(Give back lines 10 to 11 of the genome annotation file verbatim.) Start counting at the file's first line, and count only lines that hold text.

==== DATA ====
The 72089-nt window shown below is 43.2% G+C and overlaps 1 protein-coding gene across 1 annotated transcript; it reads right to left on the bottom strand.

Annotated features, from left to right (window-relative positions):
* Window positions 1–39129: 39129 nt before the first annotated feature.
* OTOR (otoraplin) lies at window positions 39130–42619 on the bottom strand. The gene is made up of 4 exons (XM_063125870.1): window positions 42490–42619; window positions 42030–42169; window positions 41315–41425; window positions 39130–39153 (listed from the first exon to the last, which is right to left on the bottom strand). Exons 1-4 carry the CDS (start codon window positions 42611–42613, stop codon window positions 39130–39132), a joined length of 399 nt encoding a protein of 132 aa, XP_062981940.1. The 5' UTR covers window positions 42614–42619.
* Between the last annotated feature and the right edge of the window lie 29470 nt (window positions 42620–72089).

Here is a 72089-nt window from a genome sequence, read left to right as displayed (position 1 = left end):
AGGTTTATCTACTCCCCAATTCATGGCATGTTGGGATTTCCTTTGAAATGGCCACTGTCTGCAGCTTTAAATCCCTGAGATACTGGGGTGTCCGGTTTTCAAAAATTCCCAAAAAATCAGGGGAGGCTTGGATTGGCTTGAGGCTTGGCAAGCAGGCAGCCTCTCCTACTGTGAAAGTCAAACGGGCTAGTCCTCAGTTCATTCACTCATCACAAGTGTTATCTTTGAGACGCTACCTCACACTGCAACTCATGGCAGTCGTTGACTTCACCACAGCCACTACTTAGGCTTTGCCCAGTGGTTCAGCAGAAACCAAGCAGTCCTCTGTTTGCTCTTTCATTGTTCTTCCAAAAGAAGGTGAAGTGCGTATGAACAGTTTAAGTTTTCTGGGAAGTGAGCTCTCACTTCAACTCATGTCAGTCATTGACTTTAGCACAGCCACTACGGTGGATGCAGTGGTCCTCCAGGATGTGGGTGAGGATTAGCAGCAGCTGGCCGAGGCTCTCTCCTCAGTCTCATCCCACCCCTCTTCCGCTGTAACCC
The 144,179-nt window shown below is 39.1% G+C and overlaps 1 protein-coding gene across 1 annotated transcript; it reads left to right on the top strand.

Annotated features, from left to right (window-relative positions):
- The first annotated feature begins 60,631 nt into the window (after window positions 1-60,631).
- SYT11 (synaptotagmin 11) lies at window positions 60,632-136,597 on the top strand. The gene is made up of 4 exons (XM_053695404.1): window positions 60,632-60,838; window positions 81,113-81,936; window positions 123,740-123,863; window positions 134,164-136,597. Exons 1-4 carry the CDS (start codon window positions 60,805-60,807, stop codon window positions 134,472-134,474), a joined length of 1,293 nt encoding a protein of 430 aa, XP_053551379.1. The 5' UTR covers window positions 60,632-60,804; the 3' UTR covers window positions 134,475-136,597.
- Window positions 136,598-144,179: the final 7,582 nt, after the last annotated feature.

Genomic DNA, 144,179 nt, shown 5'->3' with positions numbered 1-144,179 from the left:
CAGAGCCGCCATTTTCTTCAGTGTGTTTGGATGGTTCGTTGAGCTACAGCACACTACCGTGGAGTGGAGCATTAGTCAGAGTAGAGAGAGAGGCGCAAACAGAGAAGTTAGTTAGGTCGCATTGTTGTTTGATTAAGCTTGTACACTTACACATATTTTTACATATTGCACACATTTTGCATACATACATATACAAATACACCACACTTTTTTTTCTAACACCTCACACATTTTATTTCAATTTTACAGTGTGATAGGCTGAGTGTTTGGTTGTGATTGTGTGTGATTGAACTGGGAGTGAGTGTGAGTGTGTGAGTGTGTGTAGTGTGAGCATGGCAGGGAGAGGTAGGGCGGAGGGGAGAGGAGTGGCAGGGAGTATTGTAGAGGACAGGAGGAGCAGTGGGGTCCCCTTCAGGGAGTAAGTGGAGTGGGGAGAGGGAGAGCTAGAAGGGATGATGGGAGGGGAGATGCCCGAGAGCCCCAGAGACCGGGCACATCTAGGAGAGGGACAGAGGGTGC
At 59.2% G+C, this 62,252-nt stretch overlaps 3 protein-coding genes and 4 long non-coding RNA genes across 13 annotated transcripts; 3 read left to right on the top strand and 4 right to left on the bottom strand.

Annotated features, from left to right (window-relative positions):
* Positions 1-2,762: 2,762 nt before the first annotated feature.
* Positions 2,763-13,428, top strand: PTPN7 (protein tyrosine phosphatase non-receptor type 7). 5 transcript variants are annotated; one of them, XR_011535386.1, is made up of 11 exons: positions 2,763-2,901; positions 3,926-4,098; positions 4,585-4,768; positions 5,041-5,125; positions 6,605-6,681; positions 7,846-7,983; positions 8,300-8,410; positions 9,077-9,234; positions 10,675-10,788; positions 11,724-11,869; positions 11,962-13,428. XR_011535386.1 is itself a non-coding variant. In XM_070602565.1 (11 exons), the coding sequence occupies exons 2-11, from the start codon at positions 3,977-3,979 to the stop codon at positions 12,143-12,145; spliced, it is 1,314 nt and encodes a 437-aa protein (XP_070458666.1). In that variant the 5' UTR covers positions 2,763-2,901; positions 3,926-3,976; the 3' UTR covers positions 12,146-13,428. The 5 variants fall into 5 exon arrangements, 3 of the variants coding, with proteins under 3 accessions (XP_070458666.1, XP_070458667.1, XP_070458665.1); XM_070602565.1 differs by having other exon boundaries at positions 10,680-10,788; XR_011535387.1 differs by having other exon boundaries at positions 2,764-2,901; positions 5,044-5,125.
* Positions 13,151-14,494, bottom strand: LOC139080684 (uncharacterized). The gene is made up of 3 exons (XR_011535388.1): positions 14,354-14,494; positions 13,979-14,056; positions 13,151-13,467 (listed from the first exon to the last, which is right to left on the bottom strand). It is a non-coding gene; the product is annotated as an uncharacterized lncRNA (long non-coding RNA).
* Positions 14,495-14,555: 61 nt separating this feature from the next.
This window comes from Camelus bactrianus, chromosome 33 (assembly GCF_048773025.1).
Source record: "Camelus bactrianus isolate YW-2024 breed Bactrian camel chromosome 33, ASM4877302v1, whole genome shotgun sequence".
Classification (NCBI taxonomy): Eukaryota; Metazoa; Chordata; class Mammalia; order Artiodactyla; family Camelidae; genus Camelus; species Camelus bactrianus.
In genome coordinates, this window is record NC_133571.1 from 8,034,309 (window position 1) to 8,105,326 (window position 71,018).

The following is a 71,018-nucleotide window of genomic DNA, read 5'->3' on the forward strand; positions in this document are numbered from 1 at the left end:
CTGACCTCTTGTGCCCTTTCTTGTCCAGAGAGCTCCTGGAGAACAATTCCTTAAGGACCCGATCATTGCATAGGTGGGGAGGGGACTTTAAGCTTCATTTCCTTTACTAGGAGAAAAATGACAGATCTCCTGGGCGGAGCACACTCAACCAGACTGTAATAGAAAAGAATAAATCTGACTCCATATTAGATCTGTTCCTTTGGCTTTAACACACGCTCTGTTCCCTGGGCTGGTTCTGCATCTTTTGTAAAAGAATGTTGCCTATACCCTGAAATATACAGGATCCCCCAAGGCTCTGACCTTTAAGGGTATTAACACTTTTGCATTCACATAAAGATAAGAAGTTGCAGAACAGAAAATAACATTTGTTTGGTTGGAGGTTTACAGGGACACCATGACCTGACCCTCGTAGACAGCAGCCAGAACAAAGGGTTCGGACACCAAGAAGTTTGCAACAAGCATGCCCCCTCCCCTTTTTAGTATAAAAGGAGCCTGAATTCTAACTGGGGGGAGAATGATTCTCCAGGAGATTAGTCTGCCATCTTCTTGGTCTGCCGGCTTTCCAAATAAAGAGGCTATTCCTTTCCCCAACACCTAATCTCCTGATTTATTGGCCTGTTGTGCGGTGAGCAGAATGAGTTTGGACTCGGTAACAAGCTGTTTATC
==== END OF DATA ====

- The first annotated feature begins 60,631 nt into the window (after window positions 1-60,631).
- SYT11 (synaptotagmin 11) lies at window positions 60,632-136,597 on the top strand. The gene is made up of 4 exons (XM_053695404.1): window positions 60,632-60,838; window positions 81,113-81,936; window positions 123,740-123,863; window positions 134,164-136,597. Exons 1-4 carry the CDS (start codon window positions 60,805-60,807, stop codon window positions 134,472-134,474), a joined length of 1,293 nt encoding a protein of 430 aa, XP_053551379.1. The 5' UTR covers window positions 60,632-60,804; the 3' UTR covers window positions 134,475-136,597.